Olivia Ansell has “mixed feelings” about being offered the directorship of Sydney’s flagship summer arts festival during a pandemic that has had a catastrophic effect on the local arts community.
“I’m excited and elated but I know the first thing I need to do is play my part in helping restore and recover the cultural and tourism sector,” she says.
Ansell has just been appointed the artistic director of Sydney festival, taking the baton from Wesley Enoch, who bows out after 2021. She comes to the role after three and a half years as the head of contemporary performance at the Sydney Opera House, where she was responsible for programming works such as Grand Finale, by UK-based dance company Hofesh Shechter, and Lucy Moss and Toby Marlow’s wildly popular Henry VIII musical, Six.
January’s festival – and the program most immediately affected by the pandemic, including physical distancing regulations and restrictions on gatherings – is primarily the incumbent’s responsibility, and Ansell’s first line-up will be in 2022. But how do you plan for an international arts festival when you’re dealing with indefinite border closures, an unstable economy, and you don’t know which companies will still be operating at the end of the year, let alone in 18 months’ time?
“Honestly, the key is to have plan A, B, C, D, E and F,” Ansell says. “We’ve all got to remain ready to – I hate this word – pivot.”
Despite her professed distaste for the jargon of adaptation, Ansell lauds the “extreme agility” demonstrated by the arts organisations thrown into chaos over the past three months.
“We’ve seen organisations with no digital program suddenly have a robust digital culture,” she says. “There’s no way we would have [in the past] entertained the idea of a creative team researching and developing a work where some of the creatives were in a different country and watching the actors or singers create in the room from a different timezone, but that’s been happening.”
She name-checks Melbourne’s AsiaTopa festival and the quick adjustments made there earlier this year: “When the news was announced that the borders for China were closing, some of the creatives remained in China, developing the work that was presented in Melbourne remotely, giving guidance and direction online.”
Regardless of their scope, the major festivals do tend to roll in a few major international touring acts to headline the program. That won’t be happening in Sydney next year: with borders still closed, Enoch’s last festival will be an all-Australian line-up, joining Melbourne’s new festival Rising (a replacement for both its annual International Arts festival and White Night), Darwin festival and Falls festival in wholly embracing local talent.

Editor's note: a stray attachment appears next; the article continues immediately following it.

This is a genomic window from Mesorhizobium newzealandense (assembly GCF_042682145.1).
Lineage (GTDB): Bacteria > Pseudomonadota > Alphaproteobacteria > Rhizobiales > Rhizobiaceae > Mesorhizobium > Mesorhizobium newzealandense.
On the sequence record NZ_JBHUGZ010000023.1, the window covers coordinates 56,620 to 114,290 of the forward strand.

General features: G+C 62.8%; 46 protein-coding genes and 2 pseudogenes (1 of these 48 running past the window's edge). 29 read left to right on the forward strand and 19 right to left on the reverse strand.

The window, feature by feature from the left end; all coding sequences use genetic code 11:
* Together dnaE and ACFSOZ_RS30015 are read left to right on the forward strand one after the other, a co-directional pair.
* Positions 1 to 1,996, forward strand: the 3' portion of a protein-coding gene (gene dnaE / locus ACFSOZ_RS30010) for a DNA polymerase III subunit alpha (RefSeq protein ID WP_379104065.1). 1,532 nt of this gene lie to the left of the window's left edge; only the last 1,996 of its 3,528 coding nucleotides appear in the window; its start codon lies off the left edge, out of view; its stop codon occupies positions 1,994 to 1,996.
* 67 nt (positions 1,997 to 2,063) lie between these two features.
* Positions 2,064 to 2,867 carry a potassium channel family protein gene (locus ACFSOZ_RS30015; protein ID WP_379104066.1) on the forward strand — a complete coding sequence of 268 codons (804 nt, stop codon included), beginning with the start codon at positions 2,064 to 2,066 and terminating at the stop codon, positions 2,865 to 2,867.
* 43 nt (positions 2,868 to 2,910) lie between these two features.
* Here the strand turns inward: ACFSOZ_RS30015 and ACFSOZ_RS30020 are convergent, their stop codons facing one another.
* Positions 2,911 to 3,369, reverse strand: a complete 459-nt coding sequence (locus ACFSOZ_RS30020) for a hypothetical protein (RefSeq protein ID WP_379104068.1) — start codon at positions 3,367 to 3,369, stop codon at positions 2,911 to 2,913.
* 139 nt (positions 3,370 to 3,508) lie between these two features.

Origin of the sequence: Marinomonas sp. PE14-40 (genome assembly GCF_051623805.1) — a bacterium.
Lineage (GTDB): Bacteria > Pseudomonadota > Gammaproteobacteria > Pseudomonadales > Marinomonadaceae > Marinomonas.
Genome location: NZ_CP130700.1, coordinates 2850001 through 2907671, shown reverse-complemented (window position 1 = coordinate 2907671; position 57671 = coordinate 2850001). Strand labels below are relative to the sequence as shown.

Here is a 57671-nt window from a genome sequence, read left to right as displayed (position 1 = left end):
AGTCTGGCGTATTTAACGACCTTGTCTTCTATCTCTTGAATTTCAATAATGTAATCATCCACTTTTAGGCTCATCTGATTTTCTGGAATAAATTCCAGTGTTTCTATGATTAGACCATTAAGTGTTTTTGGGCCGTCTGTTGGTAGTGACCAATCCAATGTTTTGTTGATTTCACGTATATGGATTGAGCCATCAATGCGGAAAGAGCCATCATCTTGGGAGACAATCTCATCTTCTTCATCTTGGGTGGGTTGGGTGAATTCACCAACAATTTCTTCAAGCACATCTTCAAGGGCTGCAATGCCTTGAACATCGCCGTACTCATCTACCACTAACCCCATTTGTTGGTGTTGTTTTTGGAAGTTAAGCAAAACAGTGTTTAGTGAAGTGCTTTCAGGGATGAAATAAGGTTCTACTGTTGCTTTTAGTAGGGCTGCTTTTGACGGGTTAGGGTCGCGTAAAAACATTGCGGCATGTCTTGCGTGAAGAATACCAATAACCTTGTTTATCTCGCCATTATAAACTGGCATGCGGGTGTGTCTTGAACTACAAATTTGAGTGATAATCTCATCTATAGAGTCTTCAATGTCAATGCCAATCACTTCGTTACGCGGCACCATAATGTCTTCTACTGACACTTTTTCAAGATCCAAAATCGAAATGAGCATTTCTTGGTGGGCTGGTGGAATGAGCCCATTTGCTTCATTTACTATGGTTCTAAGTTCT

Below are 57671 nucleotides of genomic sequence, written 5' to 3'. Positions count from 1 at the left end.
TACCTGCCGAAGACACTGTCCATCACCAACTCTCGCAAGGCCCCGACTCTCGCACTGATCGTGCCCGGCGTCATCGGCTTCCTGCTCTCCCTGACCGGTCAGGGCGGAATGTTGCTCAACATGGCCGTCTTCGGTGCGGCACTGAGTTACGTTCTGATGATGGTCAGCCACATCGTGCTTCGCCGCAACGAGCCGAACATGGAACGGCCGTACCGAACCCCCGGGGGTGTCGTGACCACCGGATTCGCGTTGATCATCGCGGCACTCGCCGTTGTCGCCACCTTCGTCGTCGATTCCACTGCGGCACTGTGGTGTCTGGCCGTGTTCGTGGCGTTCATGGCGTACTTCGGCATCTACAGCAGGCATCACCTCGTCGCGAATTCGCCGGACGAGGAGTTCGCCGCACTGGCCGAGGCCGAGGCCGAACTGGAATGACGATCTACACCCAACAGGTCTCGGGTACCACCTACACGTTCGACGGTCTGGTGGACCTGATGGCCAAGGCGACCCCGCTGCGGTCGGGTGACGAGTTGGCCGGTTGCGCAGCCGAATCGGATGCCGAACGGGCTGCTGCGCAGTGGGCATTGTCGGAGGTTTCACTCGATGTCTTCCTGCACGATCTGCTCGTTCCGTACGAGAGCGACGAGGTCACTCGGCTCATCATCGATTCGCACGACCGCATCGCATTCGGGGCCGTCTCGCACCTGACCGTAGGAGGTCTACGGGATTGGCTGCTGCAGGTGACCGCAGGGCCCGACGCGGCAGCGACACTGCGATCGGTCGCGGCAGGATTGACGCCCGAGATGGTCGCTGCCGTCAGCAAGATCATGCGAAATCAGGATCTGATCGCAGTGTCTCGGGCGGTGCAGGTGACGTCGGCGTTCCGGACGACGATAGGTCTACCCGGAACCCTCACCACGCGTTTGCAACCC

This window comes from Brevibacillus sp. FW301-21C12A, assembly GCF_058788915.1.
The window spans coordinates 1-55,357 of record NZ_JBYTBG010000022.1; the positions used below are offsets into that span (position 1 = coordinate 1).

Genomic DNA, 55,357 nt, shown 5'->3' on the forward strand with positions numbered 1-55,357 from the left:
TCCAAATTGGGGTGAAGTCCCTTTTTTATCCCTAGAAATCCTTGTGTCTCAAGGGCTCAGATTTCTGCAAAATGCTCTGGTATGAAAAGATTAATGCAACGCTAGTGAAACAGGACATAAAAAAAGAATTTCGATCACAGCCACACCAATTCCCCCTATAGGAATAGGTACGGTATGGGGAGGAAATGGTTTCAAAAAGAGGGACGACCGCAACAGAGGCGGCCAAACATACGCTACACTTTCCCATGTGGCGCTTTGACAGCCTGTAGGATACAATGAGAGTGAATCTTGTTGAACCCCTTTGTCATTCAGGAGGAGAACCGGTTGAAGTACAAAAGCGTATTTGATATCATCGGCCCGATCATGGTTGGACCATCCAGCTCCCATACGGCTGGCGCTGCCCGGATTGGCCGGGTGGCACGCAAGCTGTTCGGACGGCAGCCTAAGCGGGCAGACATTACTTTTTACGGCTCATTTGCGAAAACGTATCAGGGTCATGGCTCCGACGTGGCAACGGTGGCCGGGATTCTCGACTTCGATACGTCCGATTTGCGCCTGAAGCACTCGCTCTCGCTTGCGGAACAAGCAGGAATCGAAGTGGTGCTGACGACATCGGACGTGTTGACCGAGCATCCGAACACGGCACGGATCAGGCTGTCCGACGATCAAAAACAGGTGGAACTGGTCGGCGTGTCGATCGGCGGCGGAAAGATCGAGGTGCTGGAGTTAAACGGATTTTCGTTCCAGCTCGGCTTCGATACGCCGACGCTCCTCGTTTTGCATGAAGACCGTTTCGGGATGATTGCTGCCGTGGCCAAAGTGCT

Ansell has “big shoes to fill” in that respect anyway, not simply to strengthen the relationship with greater Sydney – “This has always been a festival for all parts of Sydney, not just the city of Sydney area” – but with maintaining a strong program of Indigenous art and performance.
“Wesley’s legacy undoubtedly has been his incredible commitment to the commissioning of exciting new First Nations theatre,” Ansell says. It’s a commitment she plans to continue – including retaining the Vigil, a reflection on Australia’s colonial institutions and Indigenous history on 25 January.
With a Covid-19 vaccine still some way off, and social distancing rules being eased ever so gradually, Ansell is confident the festival can negotiate new anxieties about physical proximity.
“As a festival we’re always thinking of atypical spaces and ways to see Sydney’s architecture differently anyway,” she says.
It does provide an excuse to delve into another her passions, though: Ansell was the executive producer of Vivid’s immersive performance series Hidden Sydney a couple of years ago. “I’m a bit of a Sydney history tragic, I love the charisma that Sydney exudes. Some people say it’s a hedonistic city but I think it’s a city with a deep underbelly of stories,” she says.
The first challenge though is to get to the end of the year.
“We’ve got to try and keep everybody propped up and supported,” she says, noting recent announcements by state governments of emergency relief for the arts. “There’s been some lifelines … [but] I wish there was more funding, I really do.”